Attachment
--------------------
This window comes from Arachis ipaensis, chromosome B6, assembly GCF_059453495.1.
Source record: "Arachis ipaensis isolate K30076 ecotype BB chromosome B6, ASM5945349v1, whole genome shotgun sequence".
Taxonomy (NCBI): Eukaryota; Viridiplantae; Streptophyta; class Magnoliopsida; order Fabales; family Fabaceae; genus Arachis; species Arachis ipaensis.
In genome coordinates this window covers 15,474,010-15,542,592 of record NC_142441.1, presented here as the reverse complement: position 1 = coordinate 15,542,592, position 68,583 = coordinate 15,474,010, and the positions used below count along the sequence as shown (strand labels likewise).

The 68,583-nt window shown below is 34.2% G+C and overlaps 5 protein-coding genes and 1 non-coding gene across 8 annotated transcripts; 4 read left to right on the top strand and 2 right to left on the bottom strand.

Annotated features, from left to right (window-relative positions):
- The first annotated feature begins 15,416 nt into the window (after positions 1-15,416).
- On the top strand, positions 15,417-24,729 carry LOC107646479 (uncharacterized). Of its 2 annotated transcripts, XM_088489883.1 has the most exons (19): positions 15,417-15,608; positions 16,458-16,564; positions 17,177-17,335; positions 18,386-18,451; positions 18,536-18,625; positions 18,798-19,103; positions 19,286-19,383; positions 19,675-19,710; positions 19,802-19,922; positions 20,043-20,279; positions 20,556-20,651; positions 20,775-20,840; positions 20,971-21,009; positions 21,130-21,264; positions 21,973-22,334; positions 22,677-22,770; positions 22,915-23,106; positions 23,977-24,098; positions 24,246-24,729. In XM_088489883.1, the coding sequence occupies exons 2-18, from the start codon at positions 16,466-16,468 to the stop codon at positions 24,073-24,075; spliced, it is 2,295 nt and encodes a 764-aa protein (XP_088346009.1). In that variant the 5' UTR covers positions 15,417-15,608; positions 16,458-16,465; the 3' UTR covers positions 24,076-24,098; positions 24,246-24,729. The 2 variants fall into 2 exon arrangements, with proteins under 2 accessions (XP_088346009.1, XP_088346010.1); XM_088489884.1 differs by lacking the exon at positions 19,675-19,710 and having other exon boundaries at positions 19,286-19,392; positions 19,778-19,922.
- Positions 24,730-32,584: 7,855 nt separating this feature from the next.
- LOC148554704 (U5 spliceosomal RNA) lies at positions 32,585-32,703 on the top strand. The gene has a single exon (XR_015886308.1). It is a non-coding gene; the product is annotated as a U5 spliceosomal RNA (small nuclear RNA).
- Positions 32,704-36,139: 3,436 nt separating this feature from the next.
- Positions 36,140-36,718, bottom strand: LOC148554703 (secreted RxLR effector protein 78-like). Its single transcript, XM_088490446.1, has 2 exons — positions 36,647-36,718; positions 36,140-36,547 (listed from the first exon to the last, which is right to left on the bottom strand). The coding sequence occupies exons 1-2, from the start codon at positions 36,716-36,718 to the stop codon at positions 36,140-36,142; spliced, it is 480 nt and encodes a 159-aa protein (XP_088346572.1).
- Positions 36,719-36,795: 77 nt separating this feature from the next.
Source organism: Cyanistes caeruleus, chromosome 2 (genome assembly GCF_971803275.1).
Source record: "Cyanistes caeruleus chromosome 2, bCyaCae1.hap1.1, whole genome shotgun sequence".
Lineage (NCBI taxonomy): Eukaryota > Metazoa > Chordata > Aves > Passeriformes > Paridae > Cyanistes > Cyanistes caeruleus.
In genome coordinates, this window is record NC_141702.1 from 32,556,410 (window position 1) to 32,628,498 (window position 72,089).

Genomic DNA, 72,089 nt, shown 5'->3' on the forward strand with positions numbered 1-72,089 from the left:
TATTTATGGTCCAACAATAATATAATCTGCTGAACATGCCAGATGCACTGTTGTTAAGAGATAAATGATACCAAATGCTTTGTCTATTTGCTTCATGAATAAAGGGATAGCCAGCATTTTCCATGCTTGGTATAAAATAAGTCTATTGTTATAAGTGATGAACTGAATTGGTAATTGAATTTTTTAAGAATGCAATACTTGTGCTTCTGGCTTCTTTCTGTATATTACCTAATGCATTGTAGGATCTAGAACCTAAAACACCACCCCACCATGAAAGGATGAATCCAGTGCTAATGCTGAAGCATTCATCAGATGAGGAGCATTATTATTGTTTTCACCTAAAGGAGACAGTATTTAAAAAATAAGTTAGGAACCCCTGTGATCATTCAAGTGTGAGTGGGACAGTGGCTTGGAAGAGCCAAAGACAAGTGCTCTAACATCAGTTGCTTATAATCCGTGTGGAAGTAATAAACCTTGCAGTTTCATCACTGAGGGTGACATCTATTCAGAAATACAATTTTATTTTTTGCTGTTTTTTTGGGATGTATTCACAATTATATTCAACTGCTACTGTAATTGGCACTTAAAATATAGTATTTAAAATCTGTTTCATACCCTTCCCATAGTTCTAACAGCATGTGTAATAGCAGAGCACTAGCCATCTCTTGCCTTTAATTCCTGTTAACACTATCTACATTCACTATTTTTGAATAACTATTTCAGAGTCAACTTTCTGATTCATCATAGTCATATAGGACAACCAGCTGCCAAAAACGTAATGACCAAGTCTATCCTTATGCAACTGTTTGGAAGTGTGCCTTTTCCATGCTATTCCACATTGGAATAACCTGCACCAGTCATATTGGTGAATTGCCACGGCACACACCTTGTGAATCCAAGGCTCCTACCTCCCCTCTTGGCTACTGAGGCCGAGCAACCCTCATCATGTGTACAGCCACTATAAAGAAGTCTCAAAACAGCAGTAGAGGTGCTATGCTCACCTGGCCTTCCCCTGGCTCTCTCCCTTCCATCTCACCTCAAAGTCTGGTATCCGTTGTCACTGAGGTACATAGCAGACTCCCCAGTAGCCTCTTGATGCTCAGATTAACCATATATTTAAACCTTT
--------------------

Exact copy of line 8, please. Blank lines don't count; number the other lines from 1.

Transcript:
- On the top strand, positions 15,417-24,729 carry LOC107646479 (uncharacterized). Of its 2 annotated transcripts, XM_088489883.1 has the most exons (19): positions 15,417-15,608; positions 16,458-16,564; positions 17,177-17,335; positions 18,386-18,451; positions 18,536-18,625; positions 18,798-19,103; positions 19,286-19,383; positions 19,675-19,710; positions 19,802-19,922; positions 20,043-20,279; positions 20,556-20,651; positions 20,775-20,840; positions 20,971-21,009; positions 21,130-21,264; positions 21,973-22,334; positions 22,677-22,770; positions 22,915-23,106; positions 23,977-24,098; positions 24,246-24,729. In XM_088489883.1, the coding sequence occupies exons 2-18, from the start codon at positions 16,466-16,468 to the stop codon at positions 24,073-24,075; spliced, it is 2,295 nt and encodes a 764-aa protein (XP_088346009.1). In that variant the 5' UTR covers positions 15,417-15,608; positions 16,458-16,465; the 3' UTR covers positions 24,076-24,098; positions 24,246-24,729. The 2 variants fall into 2 exon arrangements, with proteins under 2 accessions (XP_088346009.1, XP_088346010.1); XM_088489884.1 differs by lacking the exon at positions 19,675-19,710 and having other exon boundaries at positions 19,286-19,392; positions 19,778-19,922.